|Competition type||Olympic Games|
|Opening ceremony||10 February|
|Closing ceremony||26 February|
|Competition dates||11 – 26 February|
|OCOG||Organising Committee for the XX Olympic Winter Games Torino 2006|
|Participants||2494 from 79 countries|
|Medal events||84 in 15 disciplines|
By all accounts there was nothing wrong with the Torino Winter Olympics. But neither was there anything special about them. Prior to the Games, there were reports of apathy towards the Games in Italy, with significant cost overruns and the government at first refusing to help the Organizing Committee, although finally they came to their aid. The Italian government also raised athletes’ hackles by proposing to enforce Italian criminal laws against doping at the Torino Olympics. Even the hyper-strict anti-doping Gods of WADA did not want criminal charges against the athletes, and eventually a compromise was reached. Finally, the 20th Olympic Winter Games were held in Torino but the apathy continued, with many venues lacking for spectators and many tickets going unsold. It was the Winter Olympics that they gave, but nobody came.
But again, there was nothing wrong inherently with Torino as a host city, nor was there anything significantly lacking in these Olympic Winter Games. They were just burdened throughout by a sense of ennui. After the Games had ended, the world’s sporting press, in an unofficial poll, lumped the Torino Olympics with Atlanta in 1996 as their least memorable Olympic Games – hardly stirring company.
To the hometown fans, the big hero was their speedskater, Enrico Fabris, who won three medals, including two gold. The biggest medal winner at Torino was another speed skater, Canadian Cindy Klassen, who won medals in five of the six speed skating events for women. However, even the speed skating was hampered by a very slow ice surface. No world records were approached, and except for the new events of team pursuit, only one Olympic record was broken, that of the men’s 1,000 metres by American Shani Davis.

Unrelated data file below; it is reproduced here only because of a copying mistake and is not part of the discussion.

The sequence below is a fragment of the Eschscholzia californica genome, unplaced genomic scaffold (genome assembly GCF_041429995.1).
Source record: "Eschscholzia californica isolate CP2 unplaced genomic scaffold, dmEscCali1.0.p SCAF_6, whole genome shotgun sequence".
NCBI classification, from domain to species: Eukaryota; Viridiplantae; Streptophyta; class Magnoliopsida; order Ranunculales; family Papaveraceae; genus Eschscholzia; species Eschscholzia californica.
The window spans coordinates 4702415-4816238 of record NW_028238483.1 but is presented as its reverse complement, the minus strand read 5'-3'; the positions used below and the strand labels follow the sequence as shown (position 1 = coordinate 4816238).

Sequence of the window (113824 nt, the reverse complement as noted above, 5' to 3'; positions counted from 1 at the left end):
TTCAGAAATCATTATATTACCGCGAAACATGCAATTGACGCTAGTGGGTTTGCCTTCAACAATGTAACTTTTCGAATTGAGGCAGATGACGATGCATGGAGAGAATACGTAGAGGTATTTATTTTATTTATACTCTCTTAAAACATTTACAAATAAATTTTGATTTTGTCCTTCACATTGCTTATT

On the snow, Croatia’s Janica Kostelić won two alpine skiing medals. Added to her four medals from Salt Lake City, this made her the first alpine skier to win six Olympic medals. To add to the family sideboard, her brother, Ivica, also won a medal in men’s alpine skiing. Perhaps the biggest surprise of the Torino results was in cross-country skiing, where Norway, normally the dominant nation in this sport, won no gold medals. Norway did manage four medals in cross-country, but only three silver and a bronze.
The Olympic athletes in Torino displayed their usual superb performances. But there was no star at Torino – nobody stood out, and one could not identify these Games with a single athlete, as so often happens. It seemed to be the perfect eulogy for the Torino Winter Olympics.
Bid voting at the 109th IOC Session in Seoul on 19 June 1999. After the Olympic Scandal of early 1999, the Evaluation Commission of the IOC pared the candidates to only two that were voted upon by the full IOC Session. Eliminated cities were Helsinki (Finland) (with Lillehammer (Norway)), Klagenfurt (Austria) (with Cortina d’Ampezzo (Italy) and Jesnice (Slovenia)), Poprad-Tatry (Slovakia) and Zakopane (Poland).
|Officially opened by||Carlo Azeglio Ciampi (President)|
|Torchbearer(s)||Stefania Belmondo (Lit flame), Alberto Tomba, Maurilio De Zolt, Marco Albarello, Giorgio Vanzetta, Silvio Fauner, Piero Gros, Deborah Compagnoni|
|Taker of the Athlete's Oath||Giorgio Rocca|
|Taker of the Official's Oath||Fabio Bianchetti (Speed Skating)|
|Olympic Flag Bearers||Sophia Loren, Isabel Allende, Nawal El-Moutawakel, Susan Sarandon, Wangari Maathai, Manuela Di Centa, Maria Mutola, Mam Somaly|
|Alpine Skiing||Figure Skating||Short Track Speed Skating|
|Bobsleigh||Ice Hockey||Ski Jumping|
|Cross Country Skiing||Luge||Snowboarding|
|Curling||Nordic Combined||Speed Skating|
|Republic of Korea||KOR||6||3||2||11|
|People's Republic of China||CHN||2||4||5||11|
|Viktor An|| KOR
|Giorgio Di Centa||ITA||2||0||0||2|